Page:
Saturday, July 30, 2011

Getting into the Union Is An Uphill Battle

Super talented illustrator Mike Vosburg posted a little commentary on his blog about the current way the IATSE Local 800 (the union for storyboard artists, matte painters, and art directors) takes on new storyboard artists.

Currently, there is a convoluted system in which you must accumulate so many days of work within a 365 day period doing union commercials to get on a commercials experience roster (and a second number of days once you have been put on the roster) before you will be allowed to be put on another roster that allows you to work on feature films or TV. Another way to get into the union is to be hired on a non-union movie that later signs up with the union while you're on it. But this is a rare convergence of events that can't be predicted nor planned for.

Since union commercial production houses tend want to hire union artists before hiring non-union artists, and because non-union artists' days only count toward the roster if the company agrees to put their hours on a union timecard, it can be very difficult for a non-union artist to rack up enough days in a year to get on the commercial experience roster. Effectively, this makes it almost a matter of chance whether or not you can get into the union. I've been in LA doing storyboards since 2002, and only know of one artist who has gotten in by accumulating commercial hours. Most have gotten in by working on non-union films that went union while they were on it...essentially they were hired at the right place at the right time.

Before moving to LA, I worked on Sky Captain and the World of Tomorrow for 7-8 months doing storyboards. That was when the movie was a small indie production. The film eventually did go union, but only after nearly a year had gone by since my last day of work on that project. I have tried to get into the union in so many ways for years without success. Mike has been storyboarding for decades, and is even an Emmy winning director, yet by the union's reckoning, doesn't have enough experience to be in the union.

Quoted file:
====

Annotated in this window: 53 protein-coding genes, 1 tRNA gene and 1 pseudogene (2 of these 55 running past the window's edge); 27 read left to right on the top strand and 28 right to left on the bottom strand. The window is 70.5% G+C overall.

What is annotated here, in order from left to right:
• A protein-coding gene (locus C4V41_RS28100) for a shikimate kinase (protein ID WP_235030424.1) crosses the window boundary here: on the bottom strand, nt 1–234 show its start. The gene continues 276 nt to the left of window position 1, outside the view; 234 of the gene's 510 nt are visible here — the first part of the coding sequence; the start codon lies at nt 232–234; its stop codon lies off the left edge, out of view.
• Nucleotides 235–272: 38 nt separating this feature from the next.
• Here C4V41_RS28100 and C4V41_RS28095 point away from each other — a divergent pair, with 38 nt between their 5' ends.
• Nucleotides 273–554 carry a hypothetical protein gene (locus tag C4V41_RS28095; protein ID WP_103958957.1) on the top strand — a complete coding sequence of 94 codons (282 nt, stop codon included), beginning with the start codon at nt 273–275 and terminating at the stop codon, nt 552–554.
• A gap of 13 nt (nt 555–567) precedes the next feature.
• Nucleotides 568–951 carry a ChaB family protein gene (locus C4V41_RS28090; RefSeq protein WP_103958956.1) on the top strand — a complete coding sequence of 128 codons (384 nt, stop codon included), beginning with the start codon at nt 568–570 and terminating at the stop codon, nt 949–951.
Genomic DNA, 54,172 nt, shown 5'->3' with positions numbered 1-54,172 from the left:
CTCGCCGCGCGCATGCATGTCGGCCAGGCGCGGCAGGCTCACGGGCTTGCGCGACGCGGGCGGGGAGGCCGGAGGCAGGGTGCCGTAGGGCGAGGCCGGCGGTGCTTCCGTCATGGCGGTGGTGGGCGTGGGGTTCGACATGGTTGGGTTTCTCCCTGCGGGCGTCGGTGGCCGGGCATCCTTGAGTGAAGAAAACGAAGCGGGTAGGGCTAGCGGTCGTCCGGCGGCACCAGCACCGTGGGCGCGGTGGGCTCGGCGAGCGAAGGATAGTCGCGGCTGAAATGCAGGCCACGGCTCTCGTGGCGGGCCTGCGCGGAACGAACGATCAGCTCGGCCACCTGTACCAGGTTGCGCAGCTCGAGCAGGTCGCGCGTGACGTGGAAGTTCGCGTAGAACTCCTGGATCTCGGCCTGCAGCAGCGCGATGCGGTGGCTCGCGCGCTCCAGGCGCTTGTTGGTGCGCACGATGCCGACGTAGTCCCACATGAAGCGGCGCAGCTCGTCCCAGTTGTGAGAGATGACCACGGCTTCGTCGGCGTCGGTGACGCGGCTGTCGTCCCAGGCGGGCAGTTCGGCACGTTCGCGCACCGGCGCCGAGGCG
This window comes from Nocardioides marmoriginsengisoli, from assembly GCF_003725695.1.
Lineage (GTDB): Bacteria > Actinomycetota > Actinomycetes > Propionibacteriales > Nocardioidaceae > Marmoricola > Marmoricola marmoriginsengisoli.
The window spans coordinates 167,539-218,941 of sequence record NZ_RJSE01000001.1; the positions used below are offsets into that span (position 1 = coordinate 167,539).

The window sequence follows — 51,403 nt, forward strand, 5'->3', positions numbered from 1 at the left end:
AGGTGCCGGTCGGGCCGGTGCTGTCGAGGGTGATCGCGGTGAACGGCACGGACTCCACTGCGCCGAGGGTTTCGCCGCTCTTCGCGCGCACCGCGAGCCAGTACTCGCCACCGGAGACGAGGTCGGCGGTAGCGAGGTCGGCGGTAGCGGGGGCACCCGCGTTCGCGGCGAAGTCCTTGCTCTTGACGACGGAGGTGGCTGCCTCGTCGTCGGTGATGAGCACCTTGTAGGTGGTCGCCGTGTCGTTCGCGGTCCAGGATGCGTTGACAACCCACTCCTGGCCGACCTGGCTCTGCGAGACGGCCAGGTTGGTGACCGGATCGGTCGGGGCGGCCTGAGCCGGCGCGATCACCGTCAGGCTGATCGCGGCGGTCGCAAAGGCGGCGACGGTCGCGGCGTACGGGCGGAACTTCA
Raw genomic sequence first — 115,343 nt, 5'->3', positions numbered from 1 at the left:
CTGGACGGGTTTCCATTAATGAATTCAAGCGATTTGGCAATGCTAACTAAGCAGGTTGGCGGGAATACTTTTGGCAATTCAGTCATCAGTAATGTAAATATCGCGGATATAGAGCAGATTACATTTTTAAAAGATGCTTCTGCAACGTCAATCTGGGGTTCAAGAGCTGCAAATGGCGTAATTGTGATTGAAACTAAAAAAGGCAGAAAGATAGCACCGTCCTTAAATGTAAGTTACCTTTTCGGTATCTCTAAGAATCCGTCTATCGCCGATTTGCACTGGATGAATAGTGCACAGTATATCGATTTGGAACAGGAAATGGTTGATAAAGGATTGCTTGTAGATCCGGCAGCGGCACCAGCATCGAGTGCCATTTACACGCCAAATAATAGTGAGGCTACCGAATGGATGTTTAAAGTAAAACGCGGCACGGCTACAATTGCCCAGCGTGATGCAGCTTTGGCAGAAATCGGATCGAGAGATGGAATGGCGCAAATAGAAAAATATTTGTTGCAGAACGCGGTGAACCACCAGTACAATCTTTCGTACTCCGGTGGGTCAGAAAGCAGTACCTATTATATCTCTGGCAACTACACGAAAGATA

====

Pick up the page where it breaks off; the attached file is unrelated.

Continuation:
Both Mike and I support the union movement and what it stands for, yet the current roster based system makes it damn near impossible for us and many other experienced artists to get into that union. There are other unions (The Animation Union, for example) that operate just fine (far as I can tell) without a roster system.

It just seems to me as though something is very wrong in Tinseltown.


RWG2 said...

You're pissing in the wind here. The fact is the UNION is a JOKE. I've seen more unqulified work on major films then I care to remember. Most of the work I see, I drew better than that straight out of high school.

I don't begrudge these people being lucky. But make no mistake, it's not fair. Of course they don't do anything to change it, because a lot of them would probably be out of a job, having to compete with people who can really draw.

In the end, there's no way to be diplomatic about this. The fact is, they way this thing is run is criminal. It's no different than being on a black list in the 50's.

I have no respect for ANYBODY in the union. It doesn't make you a bad guy or gal. But knowingly going along with this practice, IS condoning it! There is no other way to look at it.

You would let others starve while you feed your self off of work by most accouts people far more qualifed would be getting if they were allowed to compete for it fairly.

In a dog eat dog world I guess that's cool. But lets not pretend.